Summary: Our fellowship with God causes fellowship with each other
August 7, 2011
Tonight we’re going to look at what it means to have fellowship as Christians.
Our fellowship with each other is rooted in our fellowship with God (:1-4)
That which was from the beginning, which we have heard, which we have seen with our eyes, which we have looked upon, and our hands have handled, of the Word of life; 2(For the life was manifested, and we have seen it, and bear witness, and shew unto you that eternal life, which was with the Father, and was manifested unto us;) 3That which we have seen and heard declare we unto you, that ye also may have fellowship with us: and truly our fellowship is with the Father, and with his Son Jesus Christ. 4And these things write we unto you, that your joy may be full.
This word for fellowship is koinonia.
It’s used in Acts to describe the fellowship of the believers (2:42).
It’s used in First Corinthians to show how we’re called unto the fellowship of Christ by God (1:19).
It’s used again in 10:16 to show how we have communion (fellowship) with the blood of Christ.
In 6:14 we’re told that light has no communion (fellowship) with darkness.
There’s this sense of oneness and association and community in fellowship. It’s more than just being together—coworkers can work in the same office every day and not have fellowship—it is being one.
It’s the same picture we see in marriage where the two are united.
It’s the same picture we see at the cross where we are crucified with Christ.
We’re one temple, one body, one bride, one people.
But we owe it all to the fact that Christ Jesus took on flesh and revealed the glory of God. John and the disciples saw this manifestation and gave testimony to it so that those who hear may join in belief and have fellowship together.
Even in our fellowship God is found to be the foundation. It’s not dependent on our likeability or our personalities; we are united in fellowship because we’ve all believed in the same true God and in His Son.
Our fellowship with God causes us to walk in the light (:5-10)
5This then is the message which we have heard of him, and declare unto you, that God is light, and in him is no darkness at all. 6If we say that we have fellowship with him, and walk in darkness, we lie, and do not the truth: 7But if we walk in the light, as he is in the light, we have fellowship one with another, and the blood of Jesus Christ his Son cleanseth us from all sin. 8If we say that we have no sin, we deceive ourselves, and the truth is not in us. 9If we confess our sins, he is faithful and just to forgive us our sins, and to cleanse us from all unrighteousness. 10If we say that we have not sinned, we make him a liar, and his word is not in us.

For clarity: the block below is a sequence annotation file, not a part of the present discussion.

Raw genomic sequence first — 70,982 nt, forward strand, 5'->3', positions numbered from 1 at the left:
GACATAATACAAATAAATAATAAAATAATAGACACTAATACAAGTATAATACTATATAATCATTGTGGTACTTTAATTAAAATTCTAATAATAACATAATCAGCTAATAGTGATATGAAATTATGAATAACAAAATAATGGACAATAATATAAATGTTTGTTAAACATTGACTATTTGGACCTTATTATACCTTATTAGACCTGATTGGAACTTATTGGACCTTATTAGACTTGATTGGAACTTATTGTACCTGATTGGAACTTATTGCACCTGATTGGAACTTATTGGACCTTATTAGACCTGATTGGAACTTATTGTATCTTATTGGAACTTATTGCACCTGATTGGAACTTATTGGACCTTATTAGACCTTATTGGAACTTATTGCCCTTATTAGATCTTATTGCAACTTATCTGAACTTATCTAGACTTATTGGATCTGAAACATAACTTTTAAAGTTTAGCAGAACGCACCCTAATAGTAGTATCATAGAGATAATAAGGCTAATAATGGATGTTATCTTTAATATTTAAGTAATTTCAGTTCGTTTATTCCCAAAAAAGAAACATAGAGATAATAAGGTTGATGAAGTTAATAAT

John can sometimes be hard to follow because he seems to go back and forth and even contradict himself in the same sentence. The idea here isn’t that a Christian never sins—that’s ridiculous. The idea is that believers no longer walk in sin as a way of life, but when we do sin we confess and repent.
A couple of things to keep in mind are David’s psalm after Nathan rebuked him for adultery and murder (Psalm 51) and when Jesus cursed the fig tree for failing to bear fruit (Mk. 11:20).
David was already a “believer” yet he still asked God to renew his heart. Hadn’t David already been washed and cleansed of sin? Yes, but he was (as all of us are) in a constant need of grace. His flesh was still corrupt, and he still failed, but He genuinely loved God and sought Him out.
When Jesus cursed the fig tree it was a picture of how something may appear to be right but in fact it is wrong. There are plenty of religious folks who seem to walk in the light but in reality they are hypocrites—it’s almost as if God will owe them something for all their piety and good works.
John says that walking in the light means that we don’t walk in the darkness. We’re cleansed of sin and the blood of Jesus covers our sin. We’re guilty, but we’re also repentant.
This repentance is real because we have fellowship with God and walk with Him in the light.
We have this fellowship with God because of Christ (:1-2)
2:1My little children, these things write I unto you, that ye sin not. And if any man sin, we have an advocate with the Father, Jesus Christ the righteous: 2And he is the propitiation for our sins: and not for ours only, but also for the sins of the whole world.